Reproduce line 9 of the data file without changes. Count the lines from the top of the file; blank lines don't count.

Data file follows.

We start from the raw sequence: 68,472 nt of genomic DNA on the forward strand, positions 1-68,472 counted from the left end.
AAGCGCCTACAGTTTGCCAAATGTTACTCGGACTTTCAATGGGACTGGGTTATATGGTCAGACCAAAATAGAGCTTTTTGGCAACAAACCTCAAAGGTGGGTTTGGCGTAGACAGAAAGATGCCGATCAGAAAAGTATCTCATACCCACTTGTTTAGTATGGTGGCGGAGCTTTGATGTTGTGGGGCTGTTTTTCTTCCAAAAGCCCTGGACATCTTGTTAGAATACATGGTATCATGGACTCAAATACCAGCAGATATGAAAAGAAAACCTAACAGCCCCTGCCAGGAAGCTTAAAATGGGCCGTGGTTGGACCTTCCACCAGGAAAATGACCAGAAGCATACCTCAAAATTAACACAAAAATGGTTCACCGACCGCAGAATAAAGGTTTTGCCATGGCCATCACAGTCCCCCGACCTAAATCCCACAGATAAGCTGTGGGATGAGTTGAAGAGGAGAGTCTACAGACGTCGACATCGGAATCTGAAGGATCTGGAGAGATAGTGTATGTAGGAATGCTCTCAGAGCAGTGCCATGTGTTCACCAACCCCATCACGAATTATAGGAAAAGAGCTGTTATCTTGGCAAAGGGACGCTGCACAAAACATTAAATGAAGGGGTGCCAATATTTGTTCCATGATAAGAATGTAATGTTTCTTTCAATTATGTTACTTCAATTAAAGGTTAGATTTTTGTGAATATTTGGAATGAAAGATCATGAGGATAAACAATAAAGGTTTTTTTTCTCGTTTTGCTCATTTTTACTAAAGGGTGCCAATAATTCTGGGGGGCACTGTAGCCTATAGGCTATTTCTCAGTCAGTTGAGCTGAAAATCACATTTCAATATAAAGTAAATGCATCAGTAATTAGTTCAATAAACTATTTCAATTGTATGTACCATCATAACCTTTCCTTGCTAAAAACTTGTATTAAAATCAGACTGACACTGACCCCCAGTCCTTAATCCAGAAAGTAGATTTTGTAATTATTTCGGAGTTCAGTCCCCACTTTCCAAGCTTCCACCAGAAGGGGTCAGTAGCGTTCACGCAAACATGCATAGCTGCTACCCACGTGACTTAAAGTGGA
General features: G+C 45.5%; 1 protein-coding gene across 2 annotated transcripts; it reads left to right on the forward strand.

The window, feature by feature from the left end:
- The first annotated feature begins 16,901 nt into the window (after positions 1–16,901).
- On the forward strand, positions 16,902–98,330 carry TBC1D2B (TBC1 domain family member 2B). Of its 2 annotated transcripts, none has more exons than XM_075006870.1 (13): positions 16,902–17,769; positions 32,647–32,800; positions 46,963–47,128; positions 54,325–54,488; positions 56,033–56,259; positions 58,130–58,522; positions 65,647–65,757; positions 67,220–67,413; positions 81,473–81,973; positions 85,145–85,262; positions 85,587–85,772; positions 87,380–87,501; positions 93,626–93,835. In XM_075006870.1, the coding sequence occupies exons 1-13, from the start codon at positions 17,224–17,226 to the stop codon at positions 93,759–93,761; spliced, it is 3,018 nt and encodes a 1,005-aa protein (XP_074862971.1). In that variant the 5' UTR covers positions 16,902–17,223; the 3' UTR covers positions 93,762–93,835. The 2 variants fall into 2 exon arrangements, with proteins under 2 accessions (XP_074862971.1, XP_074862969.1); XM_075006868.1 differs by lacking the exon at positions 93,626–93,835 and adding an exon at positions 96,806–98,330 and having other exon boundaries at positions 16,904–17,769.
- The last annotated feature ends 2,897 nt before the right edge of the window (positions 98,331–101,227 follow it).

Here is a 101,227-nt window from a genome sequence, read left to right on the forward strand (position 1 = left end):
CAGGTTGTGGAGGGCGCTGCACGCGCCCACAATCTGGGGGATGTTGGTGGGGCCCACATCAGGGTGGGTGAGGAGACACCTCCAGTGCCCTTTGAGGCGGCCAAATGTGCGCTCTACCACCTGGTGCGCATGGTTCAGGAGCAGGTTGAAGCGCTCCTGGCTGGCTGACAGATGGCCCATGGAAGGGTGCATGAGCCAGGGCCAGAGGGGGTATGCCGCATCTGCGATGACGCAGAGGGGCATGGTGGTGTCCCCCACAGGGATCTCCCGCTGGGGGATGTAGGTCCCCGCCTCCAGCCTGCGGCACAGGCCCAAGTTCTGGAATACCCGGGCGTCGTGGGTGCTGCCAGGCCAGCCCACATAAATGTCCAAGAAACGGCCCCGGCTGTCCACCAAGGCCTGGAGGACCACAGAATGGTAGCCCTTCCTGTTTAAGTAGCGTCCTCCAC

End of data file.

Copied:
CAGGTTGTGGAGGGCGCTGCACGCGCCCACAATCTGGGGGATGTTGGTGGGGCCCACATCAGGGTGGGTGAGGAGACACCTCCAGTGCCCTTTGAGGCGGCCAAATGTGCGCTCTACCACCTGGTGCGCATGGTTCAGGAGCAGGTTGAAGCGCTCCTGGCTGGCTGACAGATGGCCCATGGAAGGGTGCATGAGCCAGGGCCAGAGGGGGTATGCCGCATCTGCGATGACGCAGAGGGGCATGGTGGTGTCCCCCACAGGGATCTCCCGCTGGGGGATGTAGGTCCCCGCCTCCAGCCTGCGGCACAGGCCCAAGTTCTGGAATACCCGGGCGTCGTGGGTGCTGCCAGGCCAGCCCACATAAATGTCCAAGAAACGGCCCCGGCTGTCCACCAAGGCCTGGAGGACCACAGAATGGTAGCCCTTCCTGTTTAAGTAGCGTCCTCCAC